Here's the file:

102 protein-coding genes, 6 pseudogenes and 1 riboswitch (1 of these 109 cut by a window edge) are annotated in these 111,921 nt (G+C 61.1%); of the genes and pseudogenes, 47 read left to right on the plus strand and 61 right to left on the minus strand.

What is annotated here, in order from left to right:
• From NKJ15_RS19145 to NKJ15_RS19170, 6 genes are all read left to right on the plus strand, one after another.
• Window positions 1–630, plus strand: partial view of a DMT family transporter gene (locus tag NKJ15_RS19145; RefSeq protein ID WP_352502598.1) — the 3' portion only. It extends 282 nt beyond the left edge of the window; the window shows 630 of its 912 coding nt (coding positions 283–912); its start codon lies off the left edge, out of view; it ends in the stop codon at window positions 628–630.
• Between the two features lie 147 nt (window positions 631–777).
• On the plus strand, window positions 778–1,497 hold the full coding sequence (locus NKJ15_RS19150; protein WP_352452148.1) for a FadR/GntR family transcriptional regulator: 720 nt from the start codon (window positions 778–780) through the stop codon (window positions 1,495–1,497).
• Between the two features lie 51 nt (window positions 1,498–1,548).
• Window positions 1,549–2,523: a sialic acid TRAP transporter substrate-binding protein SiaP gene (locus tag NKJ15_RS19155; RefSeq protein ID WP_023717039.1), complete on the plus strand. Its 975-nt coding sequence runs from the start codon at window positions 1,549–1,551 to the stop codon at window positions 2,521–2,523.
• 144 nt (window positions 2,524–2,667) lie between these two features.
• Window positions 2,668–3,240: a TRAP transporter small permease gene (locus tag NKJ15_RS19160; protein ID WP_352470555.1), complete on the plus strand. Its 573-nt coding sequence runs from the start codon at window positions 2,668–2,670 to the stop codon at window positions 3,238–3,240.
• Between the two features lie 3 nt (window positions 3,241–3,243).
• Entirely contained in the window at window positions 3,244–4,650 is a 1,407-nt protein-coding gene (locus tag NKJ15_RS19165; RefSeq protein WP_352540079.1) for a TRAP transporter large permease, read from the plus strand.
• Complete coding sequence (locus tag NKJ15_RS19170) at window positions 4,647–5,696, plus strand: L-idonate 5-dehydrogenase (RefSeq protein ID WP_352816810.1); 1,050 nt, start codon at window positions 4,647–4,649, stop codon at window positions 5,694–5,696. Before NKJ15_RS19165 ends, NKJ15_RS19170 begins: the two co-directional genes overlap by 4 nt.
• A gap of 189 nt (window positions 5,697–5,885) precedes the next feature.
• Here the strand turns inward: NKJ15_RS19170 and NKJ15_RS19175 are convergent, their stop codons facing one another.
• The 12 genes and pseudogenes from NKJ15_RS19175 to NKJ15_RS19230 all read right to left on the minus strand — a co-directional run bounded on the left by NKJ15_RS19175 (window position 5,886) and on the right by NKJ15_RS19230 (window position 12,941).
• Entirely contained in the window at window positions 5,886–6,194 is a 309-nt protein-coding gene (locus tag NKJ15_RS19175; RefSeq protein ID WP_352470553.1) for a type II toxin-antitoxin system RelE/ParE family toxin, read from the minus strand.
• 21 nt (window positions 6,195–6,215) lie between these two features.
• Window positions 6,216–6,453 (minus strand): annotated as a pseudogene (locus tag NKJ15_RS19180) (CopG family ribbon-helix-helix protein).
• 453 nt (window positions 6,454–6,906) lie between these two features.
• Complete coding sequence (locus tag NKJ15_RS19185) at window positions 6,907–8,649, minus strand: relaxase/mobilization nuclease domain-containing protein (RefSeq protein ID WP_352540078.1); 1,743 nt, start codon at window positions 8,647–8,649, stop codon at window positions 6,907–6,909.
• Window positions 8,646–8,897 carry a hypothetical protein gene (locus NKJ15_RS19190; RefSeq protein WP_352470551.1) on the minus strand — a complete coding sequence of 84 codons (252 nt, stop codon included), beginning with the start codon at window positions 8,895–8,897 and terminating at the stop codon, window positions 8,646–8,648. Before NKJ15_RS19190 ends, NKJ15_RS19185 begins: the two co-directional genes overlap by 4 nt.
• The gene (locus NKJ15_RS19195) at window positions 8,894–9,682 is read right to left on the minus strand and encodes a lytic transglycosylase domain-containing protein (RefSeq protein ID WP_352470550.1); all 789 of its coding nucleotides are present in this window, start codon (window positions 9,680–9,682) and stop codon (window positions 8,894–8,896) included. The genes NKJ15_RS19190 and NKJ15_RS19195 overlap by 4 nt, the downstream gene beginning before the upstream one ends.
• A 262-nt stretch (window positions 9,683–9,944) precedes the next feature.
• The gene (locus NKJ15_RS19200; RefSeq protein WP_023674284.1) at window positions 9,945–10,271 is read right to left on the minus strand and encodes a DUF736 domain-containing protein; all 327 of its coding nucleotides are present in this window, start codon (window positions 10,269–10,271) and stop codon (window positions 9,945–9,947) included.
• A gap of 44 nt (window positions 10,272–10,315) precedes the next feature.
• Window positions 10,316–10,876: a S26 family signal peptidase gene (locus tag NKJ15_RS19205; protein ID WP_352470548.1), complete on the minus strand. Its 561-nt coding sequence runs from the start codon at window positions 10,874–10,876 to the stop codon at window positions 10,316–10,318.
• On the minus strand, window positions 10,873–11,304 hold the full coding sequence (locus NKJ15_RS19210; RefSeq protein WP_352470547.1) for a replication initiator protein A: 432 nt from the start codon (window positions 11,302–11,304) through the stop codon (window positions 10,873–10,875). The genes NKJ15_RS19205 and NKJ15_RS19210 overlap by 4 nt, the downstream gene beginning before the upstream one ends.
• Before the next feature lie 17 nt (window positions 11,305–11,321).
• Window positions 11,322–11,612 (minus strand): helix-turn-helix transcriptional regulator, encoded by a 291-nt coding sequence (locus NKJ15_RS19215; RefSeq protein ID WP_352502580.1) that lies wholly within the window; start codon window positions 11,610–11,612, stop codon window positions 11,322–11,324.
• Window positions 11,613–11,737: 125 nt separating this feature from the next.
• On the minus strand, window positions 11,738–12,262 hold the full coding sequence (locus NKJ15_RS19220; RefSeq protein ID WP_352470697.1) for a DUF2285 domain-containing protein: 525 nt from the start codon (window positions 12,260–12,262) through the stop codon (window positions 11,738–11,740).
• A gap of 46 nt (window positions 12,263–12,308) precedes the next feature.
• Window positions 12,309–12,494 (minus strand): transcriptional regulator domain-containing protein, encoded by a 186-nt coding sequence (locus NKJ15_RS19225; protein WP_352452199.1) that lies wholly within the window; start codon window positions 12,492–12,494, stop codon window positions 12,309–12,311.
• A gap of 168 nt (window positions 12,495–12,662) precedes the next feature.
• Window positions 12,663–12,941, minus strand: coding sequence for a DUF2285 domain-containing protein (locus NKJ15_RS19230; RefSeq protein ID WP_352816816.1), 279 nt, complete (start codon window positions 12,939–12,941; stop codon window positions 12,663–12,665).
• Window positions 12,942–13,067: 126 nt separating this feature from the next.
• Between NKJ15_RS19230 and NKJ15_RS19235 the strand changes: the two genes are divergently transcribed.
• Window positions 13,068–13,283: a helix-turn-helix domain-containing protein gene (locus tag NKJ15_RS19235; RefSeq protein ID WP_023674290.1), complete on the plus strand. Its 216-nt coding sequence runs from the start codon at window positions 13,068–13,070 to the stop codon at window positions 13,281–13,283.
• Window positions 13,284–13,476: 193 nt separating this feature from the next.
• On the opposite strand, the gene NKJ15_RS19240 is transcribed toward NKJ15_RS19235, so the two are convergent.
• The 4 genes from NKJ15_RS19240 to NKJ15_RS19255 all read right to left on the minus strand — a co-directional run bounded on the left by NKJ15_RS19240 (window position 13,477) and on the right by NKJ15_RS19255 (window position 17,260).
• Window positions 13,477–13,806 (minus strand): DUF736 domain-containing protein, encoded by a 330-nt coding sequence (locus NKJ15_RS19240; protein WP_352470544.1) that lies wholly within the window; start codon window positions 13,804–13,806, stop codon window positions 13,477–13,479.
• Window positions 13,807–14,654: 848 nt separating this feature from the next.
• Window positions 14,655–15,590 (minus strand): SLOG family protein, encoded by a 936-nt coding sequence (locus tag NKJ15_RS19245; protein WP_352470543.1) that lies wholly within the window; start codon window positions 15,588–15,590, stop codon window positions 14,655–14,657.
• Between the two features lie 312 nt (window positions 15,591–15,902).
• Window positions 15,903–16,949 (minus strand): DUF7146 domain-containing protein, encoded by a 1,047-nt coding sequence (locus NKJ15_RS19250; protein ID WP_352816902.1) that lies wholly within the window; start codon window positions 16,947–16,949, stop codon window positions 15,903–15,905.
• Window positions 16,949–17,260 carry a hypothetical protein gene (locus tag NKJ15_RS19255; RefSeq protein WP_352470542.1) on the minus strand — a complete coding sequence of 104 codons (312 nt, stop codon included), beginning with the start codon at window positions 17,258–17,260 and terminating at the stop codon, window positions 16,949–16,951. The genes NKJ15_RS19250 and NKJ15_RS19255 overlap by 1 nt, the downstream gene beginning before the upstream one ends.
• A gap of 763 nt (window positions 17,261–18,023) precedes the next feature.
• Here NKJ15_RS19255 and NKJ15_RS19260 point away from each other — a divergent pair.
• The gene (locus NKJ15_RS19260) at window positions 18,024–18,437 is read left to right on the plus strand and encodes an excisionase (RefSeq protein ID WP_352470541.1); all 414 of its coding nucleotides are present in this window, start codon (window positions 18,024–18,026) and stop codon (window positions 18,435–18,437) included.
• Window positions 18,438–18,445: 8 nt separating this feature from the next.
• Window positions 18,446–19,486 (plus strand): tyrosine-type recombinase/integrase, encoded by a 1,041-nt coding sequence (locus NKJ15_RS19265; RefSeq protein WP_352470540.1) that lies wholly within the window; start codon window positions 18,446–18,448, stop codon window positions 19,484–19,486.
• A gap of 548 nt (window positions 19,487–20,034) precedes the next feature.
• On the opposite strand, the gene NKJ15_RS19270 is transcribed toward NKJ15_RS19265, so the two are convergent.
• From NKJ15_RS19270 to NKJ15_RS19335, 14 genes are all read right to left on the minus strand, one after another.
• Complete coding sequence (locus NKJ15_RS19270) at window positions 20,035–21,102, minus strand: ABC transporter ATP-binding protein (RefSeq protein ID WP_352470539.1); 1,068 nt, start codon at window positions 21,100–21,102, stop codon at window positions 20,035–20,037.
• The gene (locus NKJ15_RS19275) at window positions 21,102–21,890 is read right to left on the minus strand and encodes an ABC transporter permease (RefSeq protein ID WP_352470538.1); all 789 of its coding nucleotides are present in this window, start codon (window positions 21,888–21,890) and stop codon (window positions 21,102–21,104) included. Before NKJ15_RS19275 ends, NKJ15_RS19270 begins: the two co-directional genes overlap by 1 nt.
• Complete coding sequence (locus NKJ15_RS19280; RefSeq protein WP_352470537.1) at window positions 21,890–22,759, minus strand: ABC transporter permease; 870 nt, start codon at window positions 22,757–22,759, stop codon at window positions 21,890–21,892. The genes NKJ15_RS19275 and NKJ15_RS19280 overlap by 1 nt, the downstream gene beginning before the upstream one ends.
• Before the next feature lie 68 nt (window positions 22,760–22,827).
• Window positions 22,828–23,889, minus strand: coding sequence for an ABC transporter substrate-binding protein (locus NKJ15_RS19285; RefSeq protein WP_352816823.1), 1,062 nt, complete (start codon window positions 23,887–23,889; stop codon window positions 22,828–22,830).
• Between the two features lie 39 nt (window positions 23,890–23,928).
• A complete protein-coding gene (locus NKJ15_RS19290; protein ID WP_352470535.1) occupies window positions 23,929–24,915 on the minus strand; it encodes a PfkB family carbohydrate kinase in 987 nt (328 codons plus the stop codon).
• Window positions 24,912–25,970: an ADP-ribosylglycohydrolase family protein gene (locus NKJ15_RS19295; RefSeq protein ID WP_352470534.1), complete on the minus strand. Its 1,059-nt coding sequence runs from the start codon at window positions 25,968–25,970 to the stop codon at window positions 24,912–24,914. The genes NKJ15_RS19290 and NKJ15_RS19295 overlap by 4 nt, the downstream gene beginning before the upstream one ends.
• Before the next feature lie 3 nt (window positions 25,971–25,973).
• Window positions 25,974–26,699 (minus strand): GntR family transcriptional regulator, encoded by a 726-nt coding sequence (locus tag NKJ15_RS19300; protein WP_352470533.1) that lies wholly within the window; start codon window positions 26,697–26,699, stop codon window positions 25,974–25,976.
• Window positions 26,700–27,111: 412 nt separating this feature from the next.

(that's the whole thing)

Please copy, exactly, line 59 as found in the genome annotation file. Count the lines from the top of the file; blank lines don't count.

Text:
• Complete coding sequence (locus NKJ15_RS19280; RefSeq protein WP_352470537.1) at window positions 21,890–22,759, minus strand: ABC transporter permease; 870 nt, start codon at window positions 22,757–22,759, stop codon at window positions 21,890–21,892. The genes NKJ15_RS19275 and NKJ15_RS19280 overlap by 1 nt, the downstream gene beginning before the upstream one ends.